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BREAKING: Haverhill Borough reveal £30,000 bill to ground share with Rovers




THE 3G: Haverhill Borough's 3G home at The New Croft is categorised at a level below the Thurlow Nunn League Premier Division. Picture: Mark Bullimore
THE 3G: Haverhill Borough's 3G home at The New Croft is categorised at a level below the Thurlow Nunn League Premier Division. Picture: Mark Bullimore

Haverhill Borough has claimed it was handed a 'potential bill of £30,000' by The New Croft landlords last week as they met to discuss a solution to their ground grading issues.

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The Haverhill Community Sports Association (HCSA) announced on Thursday (click here for article) that Haverhill Borough would be forcibly relegated from the Thurlow Nunn League Premier Division at the end of the season following the meeting between Borough representatives and the HCSA board, owners of The New Croft - home to both Rovers and Borough.

And Borough have now claimed a large part of the reason they were unable to come to a solution was that they were slapped with a 'potential bill of £30,000' within minutes of the meeting beginning.

The ground share would have been a temporary solution while Borough worked to upgrade their 3G pitch to Step 5 (Thurlow Nunn Premier Division) standard by March 31, 2019, after agreeing a special condition with the FSIF (Football Stadia Improvement Fund) - that funded the construction of the 3G - to play away from it for just one season to allow the necessary work.

As a further twist in the saga, the FA then told Borough that they would have to remain at The New Croft, leaving a ground share with Rovers on the grass pitch the only option to remain in the Premier Division.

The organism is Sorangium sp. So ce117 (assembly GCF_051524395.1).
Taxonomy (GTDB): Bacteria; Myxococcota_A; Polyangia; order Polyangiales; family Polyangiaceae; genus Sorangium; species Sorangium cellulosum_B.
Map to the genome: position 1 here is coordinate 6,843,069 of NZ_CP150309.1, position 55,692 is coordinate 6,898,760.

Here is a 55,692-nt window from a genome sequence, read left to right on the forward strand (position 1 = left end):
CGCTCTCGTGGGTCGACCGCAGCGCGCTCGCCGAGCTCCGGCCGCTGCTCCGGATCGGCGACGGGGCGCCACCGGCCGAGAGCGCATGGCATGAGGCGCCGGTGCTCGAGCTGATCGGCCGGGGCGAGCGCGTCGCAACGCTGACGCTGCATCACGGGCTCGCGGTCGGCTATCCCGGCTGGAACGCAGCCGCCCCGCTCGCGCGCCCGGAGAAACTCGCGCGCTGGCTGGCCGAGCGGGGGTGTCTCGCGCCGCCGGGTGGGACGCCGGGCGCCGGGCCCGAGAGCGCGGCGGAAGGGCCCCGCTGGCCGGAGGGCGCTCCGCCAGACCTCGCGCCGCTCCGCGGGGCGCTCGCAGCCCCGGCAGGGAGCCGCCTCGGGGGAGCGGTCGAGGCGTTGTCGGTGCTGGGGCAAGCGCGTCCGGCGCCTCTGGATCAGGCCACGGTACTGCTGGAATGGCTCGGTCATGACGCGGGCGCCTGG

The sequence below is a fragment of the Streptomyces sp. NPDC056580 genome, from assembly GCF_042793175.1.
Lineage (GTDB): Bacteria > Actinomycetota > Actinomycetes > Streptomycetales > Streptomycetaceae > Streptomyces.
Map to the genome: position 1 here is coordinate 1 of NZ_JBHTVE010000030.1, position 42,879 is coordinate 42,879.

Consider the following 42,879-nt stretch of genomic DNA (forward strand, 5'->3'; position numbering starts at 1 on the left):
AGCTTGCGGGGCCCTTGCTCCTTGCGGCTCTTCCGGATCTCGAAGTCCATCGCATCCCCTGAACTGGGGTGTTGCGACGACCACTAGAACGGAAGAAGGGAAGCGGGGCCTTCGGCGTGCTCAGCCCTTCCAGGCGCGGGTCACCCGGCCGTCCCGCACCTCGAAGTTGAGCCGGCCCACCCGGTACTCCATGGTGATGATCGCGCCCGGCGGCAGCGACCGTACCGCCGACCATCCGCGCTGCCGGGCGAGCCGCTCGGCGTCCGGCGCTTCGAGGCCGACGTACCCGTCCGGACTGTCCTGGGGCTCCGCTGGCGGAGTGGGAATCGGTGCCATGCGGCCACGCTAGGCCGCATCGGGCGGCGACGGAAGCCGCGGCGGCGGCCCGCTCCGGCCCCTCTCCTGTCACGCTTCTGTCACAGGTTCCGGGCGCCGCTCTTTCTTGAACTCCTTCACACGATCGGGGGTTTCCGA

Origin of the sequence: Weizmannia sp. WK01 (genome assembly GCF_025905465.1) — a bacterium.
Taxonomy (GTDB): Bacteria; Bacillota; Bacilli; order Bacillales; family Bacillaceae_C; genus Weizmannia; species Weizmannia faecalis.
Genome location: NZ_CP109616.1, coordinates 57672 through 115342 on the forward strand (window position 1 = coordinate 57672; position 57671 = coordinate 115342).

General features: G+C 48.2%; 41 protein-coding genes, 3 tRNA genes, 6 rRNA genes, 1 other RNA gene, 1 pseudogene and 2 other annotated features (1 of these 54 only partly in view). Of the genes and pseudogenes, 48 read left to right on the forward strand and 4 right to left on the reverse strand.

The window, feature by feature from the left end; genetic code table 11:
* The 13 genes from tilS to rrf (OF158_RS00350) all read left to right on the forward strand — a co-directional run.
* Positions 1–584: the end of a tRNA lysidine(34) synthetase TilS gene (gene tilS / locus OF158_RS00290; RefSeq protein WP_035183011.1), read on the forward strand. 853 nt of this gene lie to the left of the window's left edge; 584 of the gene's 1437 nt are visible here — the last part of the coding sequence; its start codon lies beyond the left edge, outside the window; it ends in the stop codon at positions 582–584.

But the HCSA have said the grass pitch had been independently assessed to be unable to support the weight of two Step 5 first team games in one season and, therefore, that Borough would need to front the costs of the work to upgrade it - which Borough have said they were told could cost as much as £30,000.

A Borough statement said: "What really struck us about the meeting with the HCSA on Wednesday night was how unconstructive it was.

"We expected to be attending a meeting where we would work with the HCSA to find a solution to allow Borough to keep playing in the Premier Division. What we were faced with, within minutes of sitting down, was a potential bill of £30,000 just to play on the grass pitch next season.

"The HCSA has apparently just received the report from the institute of groundsmen detailing the costs of pitch maintenance for the grass pitch for the 2018/9 season. With an additional 25 Borough games, the cost of maintenance will be £30,000 and the club would be expected to fund all of it.

"After this bombshell the rest of the meeting was somewhat pointless. Even if we had enough money to fund the improvements to the 3G we were never going to have that amount of money in the bank.

"The rest of the meeting also somewhat stalled when we failed to present business plans, construction timetables and grant applications for improvements to the 3G pitch. The club had asked for specific details surrounding the requirements needed to improve the stadium back in January which, although had been promised, were never given.

"The expectation of the HCSA, was that we would have sought them independently, potentially employing a project manager to produce detailed plans. Borough's belief that at least some of this work may have been done by the facility manager was deemed inappropriate.

"The meeting ended with the chairman restating the HCSA's position that they are responsible for the football pathway and must oversee development of the sport in the whole community.

"Haverhill Borough are only, as he described it, a 'bolt on' to this pathway which also includes the youth and women's football.

"The argument that the club retains a significant number of male senior footballers in the town, offering them an alternative footballing option, as well as providing a significant number of players for Haverhill Rovers did not seem to carry any weight.

"At the end of the meeting the club was assured it would be told of the committee's decision in the next 24 hours.

"No effort was made to communicate the result of the meeting directly to committee members prior to the press release. The resulting statement was published in the public domain, and senior committee members found out about the decision via messages from players and supporters."

The HCSA has said that they refute the statement and will consider a full response in due course.

Next week's Haverhill Echo will have further reaction to the decision from the HCSA and Haverhill Borough.



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